Upon arrival at New York prisons, new inmates undergo a comprehensive screening process to detect communicable diseases like tuberculosis (TB). This testing is essential due to the highly contagious nature of TB and the close living quarters within correctional facilities, which create an environment conducive to disease transmission.
The screening typically involves a series of steps, starting with a thorough medical history review and physical examination. Inmates are often required to undergo a tuberculin skin test (TST) or a blood test to check for TB infection. Those who test positive may undergo further evaluation, including chest X-rays, to confirm the presence of active TB disease.
However, some inmates object to some screening tests based on religious belief. The Constitution guarantees inmates freedom of speech and freedom to practice their religion of choice. Failure to do so may be a type of inmate abuse. In Selah v. Goord, 00-CV-644 (N.D.N.Y. Mar. 31, 2003), plaintff Selam Selah, an inmate at Auburn Correctional Facility, objected to tuberculosis screening based on religious beliefs. An inmate who refuses the PPD test is placed in tuberculin hold.
The primary issue that the court had to decide in this case was the constitutionality and rationality of the policy implemented by the Department of Corrections and Community Supervision (DOCS) in New York regarding the handling of inmates who object to undergoing the tuberculosis (TB) skin test on religious grounds.
Specifically, the court had to determine whether DOCS’ policy of placing inmates who objected to the TB skin test in tuberculin hold for a year was arbitrary, irrational, or violative of their constitutional rights, particularly the right to freely exercise their religion.
The Department of Corrections and Community Supervision (DOCS) in New York has presented several justifications for their policy of placing prisoners objecting to the TB skin test in tuberculin hold for a year. These include coercion, limiting exposure to others, fostering better monitoring, and early identification and treatment of ill inmates. However, the court scrutinized each rationale and found discrepancies.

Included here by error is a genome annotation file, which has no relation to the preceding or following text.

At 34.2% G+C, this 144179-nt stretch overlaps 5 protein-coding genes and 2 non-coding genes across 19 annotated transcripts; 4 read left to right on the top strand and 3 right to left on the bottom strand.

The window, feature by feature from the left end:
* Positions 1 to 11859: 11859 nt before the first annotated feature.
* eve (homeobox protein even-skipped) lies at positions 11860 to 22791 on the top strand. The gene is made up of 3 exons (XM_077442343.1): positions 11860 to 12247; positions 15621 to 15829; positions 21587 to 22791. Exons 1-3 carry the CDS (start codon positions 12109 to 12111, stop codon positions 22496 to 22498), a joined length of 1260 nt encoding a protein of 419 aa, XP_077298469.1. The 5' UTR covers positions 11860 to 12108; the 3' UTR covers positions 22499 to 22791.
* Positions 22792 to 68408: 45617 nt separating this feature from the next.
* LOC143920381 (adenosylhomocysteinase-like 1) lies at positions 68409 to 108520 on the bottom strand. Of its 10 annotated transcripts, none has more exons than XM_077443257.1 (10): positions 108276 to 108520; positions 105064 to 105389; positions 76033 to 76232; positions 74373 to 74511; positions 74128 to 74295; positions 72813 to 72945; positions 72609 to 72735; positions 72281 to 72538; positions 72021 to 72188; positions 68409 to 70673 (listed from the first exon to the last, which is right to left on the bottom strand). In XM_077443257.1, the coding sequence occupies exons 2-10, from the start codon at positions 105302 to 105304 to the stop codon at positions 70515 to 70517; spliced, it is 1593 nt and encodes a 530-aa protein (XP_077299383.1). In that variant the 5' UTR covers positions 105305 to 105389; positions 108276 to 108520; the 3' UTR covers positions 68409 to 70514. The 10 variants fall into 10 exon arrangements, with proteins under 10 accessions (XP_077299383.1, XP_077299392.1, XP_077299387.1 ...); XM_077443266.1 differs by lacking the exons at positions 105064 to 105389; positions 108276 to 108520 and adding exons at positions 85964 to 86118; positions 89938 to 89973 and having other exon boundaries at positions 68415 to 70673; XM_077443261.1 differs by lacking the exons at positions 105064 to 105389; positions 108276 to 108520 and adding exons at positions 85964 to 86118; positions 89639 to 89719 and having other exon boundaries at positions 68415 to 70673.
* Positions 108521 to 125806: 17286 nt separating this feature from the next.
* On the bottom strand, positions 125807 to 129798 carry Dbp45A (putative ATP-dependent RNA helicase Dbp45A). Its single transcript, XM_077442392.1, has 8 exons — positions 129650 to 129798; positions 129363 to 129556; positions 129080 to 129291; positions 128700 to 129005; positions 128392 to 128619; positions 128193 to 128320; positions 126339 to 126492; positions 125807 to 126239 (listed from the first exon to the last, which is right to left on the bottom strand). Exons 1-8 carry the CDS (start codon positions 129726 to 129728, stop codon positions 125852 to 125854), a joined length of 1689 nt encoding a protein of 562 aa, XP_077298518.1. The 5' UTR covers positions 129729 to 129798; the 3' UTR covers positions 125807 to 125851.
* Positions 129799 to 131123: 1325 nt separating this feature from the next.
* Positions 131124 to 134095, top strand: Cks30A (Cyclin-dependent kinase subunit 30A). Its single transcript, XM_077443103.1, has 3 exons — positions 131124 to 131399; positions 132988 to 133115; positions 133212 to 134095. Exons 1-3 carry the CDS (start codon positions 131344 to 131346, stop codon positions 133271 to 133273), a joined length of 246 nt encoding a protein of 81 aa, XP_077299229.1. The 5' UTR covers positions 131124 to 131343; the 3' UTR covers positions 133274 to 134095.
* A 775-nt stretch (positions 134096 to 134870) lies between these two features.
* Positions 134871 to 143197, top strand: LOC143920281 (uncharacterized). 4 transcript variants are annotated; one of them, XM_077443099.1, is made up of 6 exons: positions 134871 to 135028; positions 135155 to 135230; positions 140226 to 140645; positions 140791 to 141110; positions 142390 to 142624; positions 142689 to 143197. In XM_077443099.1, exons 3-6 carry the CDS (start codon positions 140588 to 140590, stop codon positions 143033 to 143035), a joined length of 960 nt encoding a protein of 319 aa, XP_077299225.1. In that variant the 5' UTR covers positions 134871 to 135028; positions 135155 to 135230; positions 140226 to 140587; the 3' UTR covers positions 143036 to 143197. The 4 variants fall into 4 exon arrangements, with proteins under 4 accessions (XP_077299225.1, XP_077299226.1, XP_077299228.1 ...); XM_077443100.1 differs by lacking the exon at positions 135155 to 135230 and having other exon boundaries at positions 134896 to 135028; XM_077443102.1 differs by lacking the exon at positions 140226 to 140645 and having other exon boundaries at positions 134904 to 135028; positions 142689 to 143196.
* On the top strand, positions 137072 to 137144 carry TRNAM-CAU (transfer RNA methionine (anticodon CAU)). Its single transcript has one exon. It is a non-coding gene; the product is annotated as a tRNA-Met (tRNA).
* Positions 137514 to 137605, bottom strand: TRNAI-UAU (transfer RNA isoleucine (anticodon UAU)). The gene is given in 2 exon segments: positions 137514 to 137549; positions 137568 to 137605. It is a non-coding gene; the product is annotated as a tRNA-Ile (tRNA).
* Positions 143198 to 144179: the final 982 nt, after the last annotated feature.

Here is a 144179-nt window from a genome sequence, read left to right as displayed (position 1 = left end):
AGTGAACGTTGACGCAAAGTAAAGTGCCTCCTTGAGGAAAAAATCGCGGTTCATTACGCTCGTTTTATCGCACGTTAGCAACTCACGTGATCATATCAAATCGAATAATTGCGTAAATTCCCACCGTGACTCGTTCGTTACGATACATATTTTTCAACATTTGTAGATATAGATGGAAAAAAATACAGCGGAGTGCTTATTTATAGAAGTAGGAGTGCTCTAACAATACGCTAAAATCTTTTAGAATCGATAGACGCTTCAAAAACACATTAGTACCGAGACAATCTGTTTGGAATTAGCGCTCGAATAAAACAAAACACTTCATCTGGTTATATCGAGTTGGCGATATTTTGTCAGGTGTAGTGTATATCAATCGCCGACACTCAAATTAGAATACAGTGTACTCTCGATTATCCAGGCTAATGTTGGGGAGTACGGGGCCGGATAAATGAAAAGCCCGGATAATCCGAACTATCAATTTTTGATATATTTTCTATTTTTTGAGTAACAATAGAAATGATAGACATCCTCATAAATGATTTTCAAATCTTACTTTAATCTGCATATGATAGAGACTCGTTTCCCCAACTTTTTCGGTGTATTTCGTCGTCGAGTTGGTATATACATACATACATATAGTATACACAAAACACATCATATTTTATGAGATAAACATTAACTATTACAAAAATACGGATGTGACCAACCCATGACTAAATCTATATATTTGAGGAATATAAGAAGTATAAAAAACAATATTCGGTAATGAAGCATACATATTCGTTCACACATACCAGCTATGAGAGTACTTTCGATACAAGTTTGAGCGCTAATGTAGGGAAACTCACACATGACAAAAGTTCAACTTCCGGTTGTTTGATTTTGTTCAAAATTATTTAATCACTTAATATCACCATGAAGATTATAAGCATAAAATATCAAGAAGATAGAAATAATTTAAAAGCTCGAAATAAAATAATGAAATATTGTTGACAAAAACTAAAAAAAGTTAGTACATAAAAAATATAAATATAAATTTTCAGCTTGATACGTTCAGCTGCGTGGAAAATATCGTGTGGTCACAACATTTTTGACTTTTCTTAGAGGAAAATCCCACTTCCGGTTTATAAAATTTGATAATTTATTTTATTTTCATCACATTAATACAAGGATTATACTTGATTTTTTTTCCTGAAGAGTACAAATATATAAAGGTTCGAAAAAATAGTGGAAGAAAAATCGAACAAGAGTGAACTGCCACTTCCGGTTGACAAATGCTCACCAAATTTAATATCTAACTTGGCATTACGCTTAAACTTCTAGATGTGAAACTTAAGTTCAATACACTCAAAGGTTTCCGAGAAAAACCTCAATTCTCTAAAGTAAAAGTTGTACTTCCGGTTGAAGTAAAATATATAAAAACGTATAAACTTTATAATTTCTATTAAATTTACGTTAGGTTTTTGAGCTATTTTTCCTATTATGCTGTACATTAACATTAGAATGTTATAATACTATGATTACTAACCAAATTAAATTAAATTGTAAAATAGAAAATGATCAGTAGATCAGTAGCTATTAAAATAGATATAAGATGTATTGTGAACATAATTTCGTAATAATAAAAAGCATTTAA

- Coercion: The court determined that the length of tuberculin hold is not necessary for coercion, as most inmates would likely consent to the test sooner. Therefore, prolonged confinement does not serve the purpose of coercion effectively.
- Monitoring: While DOCS argued that confining inmates facilitates monitoring, expert testimony contradicted this, indicating no significant difference in monitoring between confined and general population inmates.
- Limiting Contacts: This was deemed the most persuasive argument, particularly during contact tracing. The court acknowledged the legitimacy of limiting exposure, especially when an inmate is potentially contagious without showing symptoms.
Despite acknowledging some rationality in isolating objectors upon initial entry to DOCS, the court found the policy arbitrary and irrational for inmates objecting to annual testing, like Selah. The court emphasized the lack of necessity for extended confinement, especially when alternatives like monitoring methods exist.
Concerns about the impact on the prison setting, including health and safety of inmates and staff, as well as the potential influx of religious objectors, were also addressed and dismissed by the court based on evidence and precedent.
The court granted a preliminary injunction in favor of Selah, indicating a likelihood of success in challenging DOCS’ policy based on its arbitrariness and irrationality in certain circumstances. This indicates that the court has temporarily halted the enforcement of the Department of Corrections and Community Supervision’s (DOCS) policy in favor of Selah, the plaintiff, until a final decision is reached on the case. By granting a preliminary injunction, the court recognizes the potential validity of Selah’s challenge against DOCS’ policy, particularly regarding its arbitrariness and irrationality under specific circumstances. This decision suggests that Selah has presented a strong case and is likely to succeed in challenging the policy’s legality.
However, it’s essential to note what this statement does not mean. Firstly, it does not signify a final judgment on the case; rather, it’s a temporary measure until the court can thoroughly examine all evidence and arguments. Secondly, it doesn’t automatically invalidate DOCS’ policy altogether; it merely suspends its enforcement during the legal proceedings. Lastly, the granting of a preliminary injunction does not necessarily indicate a definitive ruling in Selah’s favor; it simply acknowledges the potential strength of his legal argument and the need for further consideration by the court.